Real Estate

Freddie, Fannie debt may pose risk to economy

The housing slump has compelled the two entities to buy up mortgages on the secondary market that banks are backing away from. But that could end badly, charges one regulator.

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By Les Christie, CNNMoney.com staff writer

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NEW YORK (CNNMoney.com) -- The increased share of housing debt taken on by Freddie Mac and Fannie Mae during the housing slump has put the two government sponsored enterprises at risk, it was charged Thursday.

The two outfits are "reducing risks in the market, but concentrating mortgage risks on themselves. These risks are beginning to take their toll," said James Lockhart, director of the Office of Federal Housing Enterprise Oversight (OFHEO), which regulates Fannie and Freddie. He was speaking Thursday at a Senate Banking committee on regulatory reform.

Freddie will report its first ever annual loss for 2007 at the end of February, while Fannie, is expected to report its first loss in 22 years for the year.

As the subprime crisis has grown, banks have backed away from buying mortgages in the secondary market. This has left Fannie and Freddie, which do the same thing, to pick up the slack.

As a result, the two government sponsored entities (GSEs) saw the housing debt they and the Federal Home Loan Banks carry grow by 16 percent to $6.3 trillion, more than the total public debt of the United States, according to Lockhart.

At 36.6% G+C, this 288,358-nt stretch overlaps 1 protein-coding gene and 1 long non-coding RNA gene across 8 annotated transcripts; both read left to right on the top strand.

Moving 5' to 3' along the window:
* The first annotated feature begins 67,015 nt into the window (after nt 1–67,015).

Some experts worry that if Fannie or Freddie take on too much debt and fail, that the government would have to bail them out using taxpayer money.

"The conforming market supported by Freddie Mac (FRE, Fortune 500) and Fannie Mae (FNM) is the only well-functioning segment of the mortgage market," said Richard Syron, CEO of Freddie Mac. "We're experiencing greater losses as house prices decline, but that is not surprising since this is the market we were created to support it."

And Daniel Mudd, Fannie's CEO agreed. "Our business is meeting the increased demand for liquidity and our overall credit book has held up relatively well," he said. "Yes, these are tough times, but that is when you want a Fannie Mae."

But Lockhart argues that the GSEs require more regulatory oversight as their market share grows, in order for them to maintain the confidence of both the public and investors.

"[GSEs] have become the system for secondary mortgages," said Senator Richard Shelby (R-AL), and that creates a risk to the general economy.

If Fannie or Freddie run into trouble, that could lead to severe disruption in the mortgage market, which could then ripple through the entire financial system. Because they maintain capital that is a very small fraction of their debt obligations, the GSEs particularly vulnerable.

Lockhart said, "It's critical that their capital grow as their risk grows and that's going to take a lot of work." To top of page



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